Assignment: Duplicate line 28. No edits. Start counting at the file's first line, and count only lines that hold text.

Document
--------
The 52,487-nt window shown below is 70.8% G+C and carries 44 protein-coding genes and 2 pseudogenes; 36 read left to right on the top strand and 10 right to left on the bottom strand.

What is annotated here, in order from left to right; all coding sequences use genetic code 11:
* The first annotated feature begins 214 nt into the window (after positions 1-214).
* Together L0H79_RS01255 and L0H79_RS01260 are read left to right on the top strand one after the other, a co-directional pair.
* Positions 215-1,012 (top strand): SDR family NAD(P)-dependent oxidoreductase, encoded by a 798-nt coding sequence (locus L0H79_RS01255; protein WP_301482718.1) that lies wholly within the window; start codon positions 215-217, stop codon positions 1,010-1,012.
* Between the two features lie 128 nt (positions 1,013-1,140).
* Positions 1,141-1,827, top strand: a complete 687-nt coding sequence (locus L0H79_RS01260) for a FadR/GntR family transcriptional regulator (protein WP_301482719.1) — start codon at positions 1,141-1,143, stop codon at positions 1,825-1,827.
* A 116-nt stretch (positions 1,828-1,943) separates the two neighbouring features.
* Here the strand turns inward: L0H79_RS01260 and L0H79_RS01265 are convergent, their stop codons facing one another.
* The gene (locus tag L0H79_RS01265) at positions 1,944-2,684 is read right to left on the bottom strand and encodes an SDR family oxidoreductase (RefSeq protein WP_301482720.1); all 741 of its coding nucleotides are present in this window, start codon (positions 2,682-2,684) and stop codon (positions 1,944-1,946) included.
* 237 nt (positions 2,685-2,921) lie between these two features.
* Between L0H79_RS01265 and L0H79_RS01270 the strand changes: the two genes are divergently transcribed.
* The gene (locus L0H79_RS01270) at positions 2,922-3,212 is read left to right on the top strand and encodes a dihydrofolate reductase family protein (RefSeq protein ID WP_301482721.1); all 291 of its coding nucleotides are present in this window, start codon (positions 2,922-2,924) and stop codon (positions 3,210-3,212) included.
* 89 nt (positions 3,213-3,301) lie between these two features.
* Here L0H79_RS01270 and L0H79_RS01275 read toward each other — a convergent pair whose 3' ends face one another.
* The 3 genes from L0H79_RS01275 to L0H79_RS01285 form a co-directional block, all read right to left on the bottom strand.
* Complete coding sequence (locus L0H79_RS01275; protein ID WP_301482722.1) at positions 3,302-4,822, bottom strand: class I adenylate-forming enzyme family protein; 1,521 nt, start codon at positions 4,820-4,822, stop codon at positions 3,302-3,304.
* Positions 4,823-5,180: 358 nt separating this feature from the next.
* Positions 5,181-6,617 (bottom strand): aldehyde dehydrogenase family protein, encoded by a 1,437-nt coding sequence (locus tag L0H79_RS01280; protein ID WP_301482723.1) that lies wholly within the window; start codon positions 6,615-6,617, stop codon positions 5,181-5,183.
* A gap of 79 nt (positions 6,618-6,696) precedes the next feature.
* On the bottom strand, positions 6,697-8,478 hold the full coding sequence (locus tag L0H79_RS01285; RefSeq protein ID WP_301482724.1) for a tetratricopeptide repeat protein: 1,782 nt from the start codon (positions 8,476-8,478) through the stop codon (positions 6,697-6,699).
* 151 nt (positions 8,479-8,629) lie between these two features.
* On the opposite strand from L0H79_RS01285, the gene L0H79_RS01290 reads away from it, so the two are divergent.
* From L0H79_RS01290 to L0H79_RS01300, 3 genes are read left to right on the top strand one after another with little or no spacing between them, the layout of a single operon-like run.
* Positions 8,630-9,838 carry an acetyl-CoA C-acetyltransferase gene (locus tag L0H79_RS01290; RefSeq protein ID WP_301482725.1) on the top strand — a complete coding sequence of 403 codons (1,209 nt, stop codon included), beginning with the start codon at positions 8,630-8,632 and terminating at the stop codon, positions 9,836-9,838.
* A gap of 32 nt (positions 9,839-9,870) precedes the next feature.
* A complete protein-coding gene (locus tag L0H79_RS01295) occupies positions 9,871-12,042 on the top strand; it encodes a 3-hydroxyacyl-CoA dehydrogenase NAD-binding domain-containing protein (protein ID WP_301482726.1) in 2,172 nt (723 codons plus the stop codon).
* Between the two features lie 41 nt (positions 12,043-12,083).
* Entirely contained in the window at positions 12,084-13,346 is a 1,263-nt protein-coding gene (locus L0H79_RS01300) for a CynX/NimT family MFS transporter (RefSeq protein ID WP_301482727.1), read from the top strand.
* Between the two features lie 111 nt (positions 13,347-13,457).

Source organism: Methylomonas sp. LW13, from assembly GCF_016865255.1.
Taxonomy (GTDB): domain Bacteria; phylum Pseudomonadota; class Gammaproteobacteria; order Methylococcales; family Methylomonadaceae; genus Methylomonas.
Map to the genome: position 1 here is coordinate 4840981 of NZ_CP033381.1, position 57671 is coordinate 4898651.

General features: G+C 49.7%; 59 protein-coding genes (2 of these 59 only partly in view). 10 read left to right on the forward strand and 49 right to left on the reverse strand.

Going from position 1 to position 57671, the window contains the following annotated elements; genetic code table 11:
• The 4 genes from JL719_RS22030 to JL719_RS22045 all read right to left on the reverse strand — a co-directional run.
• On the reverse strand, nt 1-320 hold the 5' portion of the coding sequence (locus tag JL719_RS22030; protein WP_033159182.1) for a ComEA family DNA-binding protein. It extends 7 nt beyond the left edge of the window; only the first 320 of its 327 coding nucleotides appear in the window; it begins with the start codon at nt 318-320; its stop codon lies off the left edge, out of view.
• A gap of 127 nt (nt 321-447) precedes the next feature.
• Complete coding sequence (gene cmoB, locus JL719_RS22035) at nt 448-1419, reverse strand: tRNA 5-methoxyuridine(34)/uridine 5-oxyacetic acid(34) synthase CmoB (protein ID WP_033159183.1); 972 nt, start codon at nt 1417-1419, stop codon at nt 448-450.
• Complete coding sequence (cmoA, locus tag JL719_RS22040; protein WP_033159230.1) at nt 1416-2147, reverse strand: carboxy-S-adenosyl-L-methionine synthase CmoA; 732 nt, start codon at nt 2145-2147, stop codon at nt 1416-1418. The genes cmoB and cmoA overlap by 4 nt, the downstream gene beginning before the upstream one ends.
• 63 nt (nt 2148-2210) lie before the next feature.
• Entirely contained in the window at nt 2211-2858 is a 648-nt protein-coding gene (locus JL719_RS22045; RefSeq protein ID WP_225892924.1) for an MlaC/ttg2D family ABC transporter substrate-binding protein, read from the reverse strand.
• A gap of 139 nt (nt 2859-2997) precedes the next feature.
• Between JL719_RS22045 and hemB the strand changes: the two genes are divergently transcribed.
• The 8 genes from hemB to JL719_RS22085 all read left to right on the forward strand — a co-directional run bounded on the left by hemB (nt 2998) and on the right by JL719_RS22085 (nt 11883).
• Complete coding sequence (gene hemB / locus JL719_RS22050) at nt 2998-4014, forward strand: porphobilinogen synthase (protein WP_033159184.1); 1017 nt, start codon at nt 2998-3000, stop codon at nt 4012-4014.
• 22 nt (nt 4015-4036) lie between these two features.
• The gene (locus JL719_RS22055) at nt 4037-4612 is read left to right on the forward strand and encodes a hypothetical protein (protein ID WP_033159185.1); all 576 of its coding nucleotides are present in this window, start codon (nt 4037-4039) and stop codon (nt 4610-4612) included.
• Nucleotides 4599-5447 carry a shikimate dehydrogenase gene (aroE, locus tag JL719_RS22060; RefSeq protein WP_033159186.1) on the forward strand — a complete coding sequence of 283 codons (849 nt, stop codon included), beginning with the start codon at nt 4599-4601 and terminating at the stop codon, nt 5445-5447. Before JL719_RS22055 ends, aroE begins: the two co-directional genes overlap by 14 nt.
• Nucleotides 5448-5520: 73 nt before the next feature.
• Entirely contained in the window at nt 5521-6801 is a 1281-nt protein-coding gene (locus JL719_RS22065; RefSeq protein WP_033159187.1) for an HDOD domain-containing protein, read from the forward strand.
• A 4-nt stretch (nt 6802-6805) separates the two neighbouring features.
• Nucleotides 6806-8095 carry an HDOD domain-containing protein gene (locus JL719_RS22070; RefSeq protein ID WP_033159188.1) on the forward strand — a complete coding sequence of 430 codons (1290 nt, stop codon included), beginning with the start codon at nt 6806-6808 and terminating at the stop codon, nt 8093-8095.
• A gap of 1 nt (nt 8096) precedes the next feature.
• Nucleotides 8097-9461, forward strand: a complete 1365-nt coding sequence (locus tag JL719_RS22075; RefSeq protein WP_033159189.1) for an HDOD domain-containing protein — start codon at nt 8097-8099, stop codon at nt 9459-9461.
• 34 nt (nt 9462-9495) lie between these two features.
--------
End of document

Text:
* Between the two features lie 41 nt (positions 12,043-12,083).